Making Patterns Useful

*This post is mostly stream-of-consciousness. I apologize for jumping from thought to thought in order not to forget anything important.*

When I find a crochet pattern I'm going to use, my first order of business is to make the pattern big enough to easily read. If it's an online pattern, I copy/paste into a word processor and enlarge the text size to large print. I save PDF links to patterns to easily re size them, too. If it is a paper pattern from a leaflet or yarn label, I use a copier to enlarge the text. Patterns from books are photocopied to protect the book from wear and tear, then the pattern is enlarged.

Next step is to understand the written instructions. I always read completely through a pattern before I begin work, sometimes even before buying supplies. Most patterns come with some kind of difficulty rating. I try not to choose patterns that are too difficult for my crochet skills, unless I'm looking to challenge myself. Difficult projects can be made simpler by just following the steps bit by bit and having a bit of faith. I made a sweater that totally didn't look anything like a sweater until the very end, using this philosophy.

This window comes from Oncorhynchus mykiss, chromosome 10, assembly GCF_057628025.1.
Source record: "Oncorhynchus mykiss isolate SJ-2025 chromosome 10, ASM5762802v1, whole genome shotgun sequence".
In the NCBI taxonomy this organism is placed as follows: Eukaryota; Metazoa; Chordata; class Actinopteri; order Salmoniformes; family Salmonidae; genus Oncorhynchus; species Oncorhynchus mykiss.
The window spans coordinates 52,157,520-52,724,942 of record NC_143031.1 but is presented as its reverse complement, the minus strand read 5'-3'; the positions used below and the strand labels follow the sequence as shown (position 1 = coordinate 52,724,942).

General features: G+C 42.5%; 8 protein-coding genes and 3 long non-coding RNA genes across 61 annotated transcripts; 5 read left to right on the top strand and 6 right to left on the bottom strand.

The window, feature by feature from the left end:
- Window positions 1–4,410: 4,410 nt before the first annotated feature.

I've been told that knitting patterns are much more standardized then crochet patterns. I believe it. Sure, some crochet terms and abbreviations are common ie. dc=double crochet; sc in first stitch, *dc in next stitch*= single crochet in first stitch, then double crochet in each remaining stitch to the end of the row. However, the same row of stitches can be written in many different ways. As part of reading through the pattern, if a set of instructions sounds confusing or too complex, I will often rewrite the pattern out into simpler terms. Sometimes instructions within asterisks or parenthesis can be simplified rewritten as "do such-and-such 8 times" or whatever.

If a pattern has many rows, or the same row repeated many times, I'll highlight each row number after it's completed on my pattern copy, or make a mark once I complete a row. At the same time, marking every 5th, 10th, or 20th row completed in the crocheted work with a stitch marker can help keep track of which number row you're on.

What tips and tricks do you use to understand patterns or keep track of your place?


  1. Excellent post! I always skim through the pattern before I begin (so I know exactly what I'll need for it), but I'll confess that occasionally I just jump right in and then deal with any pattern issues if/when I encounter them. :-) Usually though I do most, if not all, of the things you mentioned here.

  2. I should mention that reading the pattern first doesn't mean there won't be issues later when actually working the pattern. It happens often to me.


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